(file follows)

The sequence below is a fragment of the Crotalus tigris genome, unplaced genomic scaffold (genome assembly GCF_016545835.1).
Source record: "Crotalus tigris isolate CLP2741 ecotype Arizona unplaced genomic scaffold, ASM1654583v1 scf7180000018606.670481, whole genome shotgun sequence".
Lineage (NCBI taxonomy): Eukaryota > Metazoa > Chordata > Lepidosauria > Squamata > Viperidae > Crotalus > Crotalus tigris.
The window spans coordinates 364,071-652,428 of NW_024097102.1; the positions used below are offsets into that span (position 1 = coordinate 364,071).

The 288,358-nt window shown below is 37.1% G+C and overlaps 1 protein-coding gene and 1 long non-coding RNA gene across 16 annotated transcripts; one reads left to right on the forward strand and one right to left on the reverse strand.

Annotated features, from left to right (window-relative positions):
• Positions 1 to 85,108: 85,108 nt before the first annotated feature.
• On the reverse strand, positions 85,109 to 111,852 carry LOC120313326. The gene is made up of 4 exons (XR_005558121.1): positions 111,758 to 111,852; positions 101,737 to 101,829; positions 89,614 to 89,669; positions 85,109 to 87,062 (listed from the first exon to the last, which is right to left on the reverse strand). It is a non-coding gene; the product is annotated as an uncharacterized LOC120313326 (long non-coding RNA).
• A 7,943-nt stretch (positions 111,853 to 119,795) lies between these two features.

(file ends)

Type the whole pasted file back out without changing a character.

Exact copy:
The sequence below is a fragment of the Crotalus tigris genome, unplaced genomic scaffold (genome assembly GCF_016545835.1).
Source record: "Crotalus tigris isolate CLP2741 ecotype Arizona unplaced genomic scaffold, ASM1654583v1 scf7180000018606.670481, whole genome shotgun sequence".
Lineage (NCBI taxonomy): Eukaryota > Metazoa > Chordata > Lepidosauria > Squamata > Viperidae > Crotalus > Crotalus tigris.
The window spans coordinates 364,071-652,428 of NW_024097102.1; the positions used below are offsets into that span (position 1 = coordinate 364,071).

The 288,358-nt window shown below is 37.1% G+C and overlaps 1 protein-coding gene and 1 long non-coding RNA gene across 16 annotated transcripts; one reads left to right on the forward strand and one right to left on the reverse strand.

Annotated features, from left to right (window-relative positions):
• Positions 1 to 85,108: 85,108 nt before the first annotated feature.
• On the reverse strand, positions 85,109 to 111,852 carry LOC120313326. The gene is made up of 4 exons (XR_005558121.1): positions 111,758 to 111,852; positions 101,737 to 101,829; positions 89,614 to 89,669; positions 85,109 to 87,062 (listed from the first exon to the last, which is right to left on the reverse strand). It is a non-coding gene; the product is annotated as an uncharacterized LOC120313326 (long non-coding RNA).
• A 7,943-nt stretch (positions 111,853 to 119,795) lies between these two features.